This year, The British School in Tokyo is marking its 25th anniversary. A yearlong program of events has been organized to celebrate not only a quarter-century of providing a British-style education to the international community, but also 25 years of warm ties between the U.K. and Japan. One of the highlights is a unique project that lets students get up-close and personal with Japanese history and culture while also raising funds for a planned school in Cambodia.

A team of 16 students, six staff members and two parents set out Saturday to run the Nakasendo, an ancient route linking Kyoto and Tokyo. Although imperial messengers, or more specifically their steeds, are reputed to have completed the 540 km journey in 48 hours during the Edo Period (1603-1868), the British School's team is covering the route in a slightly more leisurely six days.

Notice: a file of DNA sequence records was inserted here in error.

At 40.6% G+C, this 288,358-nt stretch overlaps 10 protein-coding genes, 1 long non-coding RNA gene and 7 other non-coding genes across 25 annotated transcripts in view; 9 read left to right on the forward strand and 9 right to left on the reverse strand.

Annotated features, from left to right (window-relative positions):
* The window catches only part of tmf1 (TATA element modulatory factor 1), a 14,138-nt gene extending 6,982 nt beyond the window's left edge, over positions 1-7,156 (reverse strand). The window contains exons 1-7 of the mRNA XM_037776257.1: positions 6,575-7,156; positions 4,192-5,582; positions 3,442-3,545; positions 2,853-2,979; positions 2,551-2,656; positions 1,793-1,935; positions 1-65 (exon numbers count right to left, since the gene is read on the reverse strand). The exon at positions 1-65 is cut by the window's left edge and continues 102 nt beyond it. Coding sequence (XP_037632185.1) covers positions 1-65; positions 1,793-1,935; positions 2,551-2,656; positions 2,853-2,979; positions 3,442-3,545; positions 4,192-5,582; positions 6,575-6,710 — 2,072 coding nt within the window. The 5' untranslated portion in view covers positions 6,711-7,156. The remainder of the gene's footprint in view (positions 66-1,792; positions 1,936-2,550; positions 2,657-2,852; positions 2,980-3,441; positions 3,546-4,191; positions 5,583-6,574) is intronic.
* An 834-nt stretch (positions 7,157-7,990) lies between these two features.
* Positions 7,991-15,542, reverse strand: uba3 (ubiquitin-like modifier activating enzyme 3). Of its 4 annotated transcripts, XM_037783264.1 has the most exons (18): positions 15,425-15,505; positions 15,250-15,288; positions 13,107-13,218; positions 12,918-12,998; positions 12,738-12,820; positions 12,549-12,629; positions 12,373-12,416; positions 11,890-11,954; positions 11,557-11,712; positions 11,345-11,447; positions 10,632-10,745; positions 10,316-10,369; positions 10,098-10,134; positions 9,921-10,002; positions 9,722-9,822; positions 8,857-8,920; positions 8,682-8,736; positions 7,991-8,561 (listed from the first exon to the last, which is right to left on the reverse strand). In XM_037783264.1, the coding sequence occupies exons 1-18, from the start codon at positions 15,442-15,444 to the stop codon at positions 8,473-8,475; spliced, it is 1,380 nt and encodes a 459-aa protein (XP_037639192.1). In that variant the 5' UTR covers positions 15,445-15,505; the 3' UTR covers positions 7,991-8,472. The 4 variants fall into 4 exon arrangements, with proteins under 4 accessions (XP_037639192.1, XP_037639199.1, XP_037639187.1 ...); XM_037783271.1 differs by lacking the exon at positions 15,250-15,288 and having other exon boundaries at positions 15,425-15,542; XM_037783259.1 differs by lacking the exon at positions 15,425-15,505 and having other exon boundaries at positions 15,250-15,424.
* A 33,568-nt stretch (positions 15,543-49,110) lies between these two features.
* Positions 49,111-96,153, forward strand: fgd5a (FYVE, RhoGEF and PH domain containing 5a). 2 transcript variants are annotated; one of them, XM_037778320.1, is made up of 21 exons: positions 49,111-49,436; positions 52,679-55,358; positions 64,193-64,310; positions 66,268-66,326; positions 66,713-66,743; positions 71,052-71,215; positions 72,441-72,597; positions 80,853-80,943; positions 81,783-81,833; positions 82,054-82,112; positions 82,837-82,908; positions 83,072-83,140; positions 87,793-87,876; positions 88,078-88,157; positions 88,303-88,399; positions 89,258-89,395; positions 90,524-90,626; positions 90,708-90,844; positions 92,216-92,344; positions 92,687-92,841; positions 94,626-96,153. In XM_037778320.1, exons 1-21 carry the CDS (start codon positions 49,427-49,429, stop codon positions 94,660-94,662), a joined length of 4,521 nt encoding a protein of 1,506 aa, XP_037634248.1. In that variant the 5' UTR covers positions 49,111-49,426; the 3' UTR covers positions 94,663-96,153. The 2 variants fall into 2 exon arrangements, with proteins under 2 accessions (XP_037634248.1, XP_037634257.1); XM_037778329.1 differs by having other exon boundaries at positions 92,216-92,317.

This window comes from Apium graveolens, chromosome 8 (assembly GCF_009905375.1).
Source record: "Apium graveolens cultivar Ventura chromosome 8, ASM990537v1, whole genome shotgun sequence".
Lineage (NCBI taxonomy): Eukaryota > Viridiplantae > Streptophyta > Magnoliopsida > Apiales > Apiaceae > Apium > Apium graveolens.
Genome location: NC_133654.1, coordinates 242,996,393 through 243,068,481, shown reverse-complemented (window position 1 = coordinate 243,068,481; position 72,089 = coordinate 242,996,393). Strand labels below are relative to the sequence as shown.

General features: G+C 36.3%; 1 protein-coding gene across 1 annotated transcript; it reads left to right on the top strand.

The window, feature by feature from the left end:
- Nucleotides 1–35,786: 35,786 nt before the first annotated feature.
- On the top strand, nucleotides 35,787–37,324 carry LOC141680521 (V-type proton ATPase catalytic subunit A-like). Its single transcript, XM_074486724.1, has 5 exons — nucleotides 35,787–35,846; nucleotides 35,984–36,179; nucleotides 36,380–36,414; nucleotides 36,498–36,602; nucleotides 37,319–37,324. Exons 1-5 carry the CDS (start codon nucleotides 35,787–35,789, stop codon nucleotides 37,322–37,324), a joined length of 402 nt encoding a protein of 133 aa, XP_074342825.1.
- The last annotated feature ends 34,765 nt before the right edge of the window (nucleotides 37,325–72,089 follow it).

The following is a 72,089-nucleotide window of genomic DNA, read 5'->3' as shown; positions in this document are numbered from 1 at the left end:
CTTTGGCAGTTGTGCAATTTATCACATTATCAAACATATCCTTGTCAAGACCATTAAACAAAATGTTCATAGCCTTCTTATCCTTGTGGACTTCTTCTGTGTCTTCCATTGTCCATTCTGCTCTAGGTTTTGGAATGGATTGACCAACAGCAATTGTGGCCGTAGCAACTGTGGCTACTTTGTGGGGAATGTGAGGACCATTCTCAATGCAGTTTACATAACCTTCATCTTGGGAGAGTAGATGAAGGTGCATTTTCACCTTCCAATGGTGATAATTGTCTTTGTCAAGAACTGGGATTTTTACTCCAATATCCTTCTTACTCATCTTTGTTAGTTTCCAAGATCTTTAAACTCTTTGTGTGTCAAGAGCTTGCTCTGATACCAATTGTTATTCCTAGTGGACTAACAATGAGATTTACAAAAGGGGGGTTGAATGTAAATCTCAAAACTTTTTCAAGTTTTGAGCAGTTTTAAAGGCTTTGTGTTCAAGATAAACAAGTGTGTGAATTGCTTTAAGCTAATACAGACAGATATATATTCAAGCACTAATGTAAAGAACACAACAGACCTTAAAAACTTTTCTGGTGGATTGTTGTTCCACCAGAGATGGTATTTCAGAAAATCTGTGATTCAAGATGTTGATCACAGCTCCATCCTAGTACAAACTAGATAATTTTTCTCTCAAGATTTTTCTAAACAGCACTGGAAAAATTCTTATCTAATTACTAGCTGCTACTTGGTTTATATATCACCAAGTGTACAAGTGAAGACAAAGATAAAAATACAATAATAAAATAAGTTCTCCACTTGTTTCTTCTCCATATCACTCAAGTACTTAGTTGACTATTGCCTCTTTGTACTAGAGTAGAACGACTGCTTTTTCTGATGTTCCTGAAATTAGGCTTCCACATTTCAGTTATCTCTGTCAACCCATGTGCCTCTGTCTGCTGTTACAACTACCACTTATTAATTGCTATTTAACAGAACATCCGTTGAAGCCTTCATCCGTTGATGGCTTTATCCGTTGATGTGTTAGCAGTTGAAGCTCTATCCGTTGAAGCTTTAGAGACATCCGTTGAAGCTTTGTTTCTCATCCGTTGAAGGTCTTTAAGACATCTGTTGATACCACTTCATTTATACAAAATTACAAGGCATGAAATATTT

Departing from the Sanjo bridge in Kyoto, the team's route will take them through all manner of terrain, including the Japan Alps, before they reach their destination of Nihonbashi in Tokyo on Thursday. The team is running in a similar style to the Olympic torch relay, with at least two runners tackling the route at any given time. They are being assisted in their endeavors by Walk Japan, a tourism company with a wealth of experience in leading treks off the beaten track across the archipelago.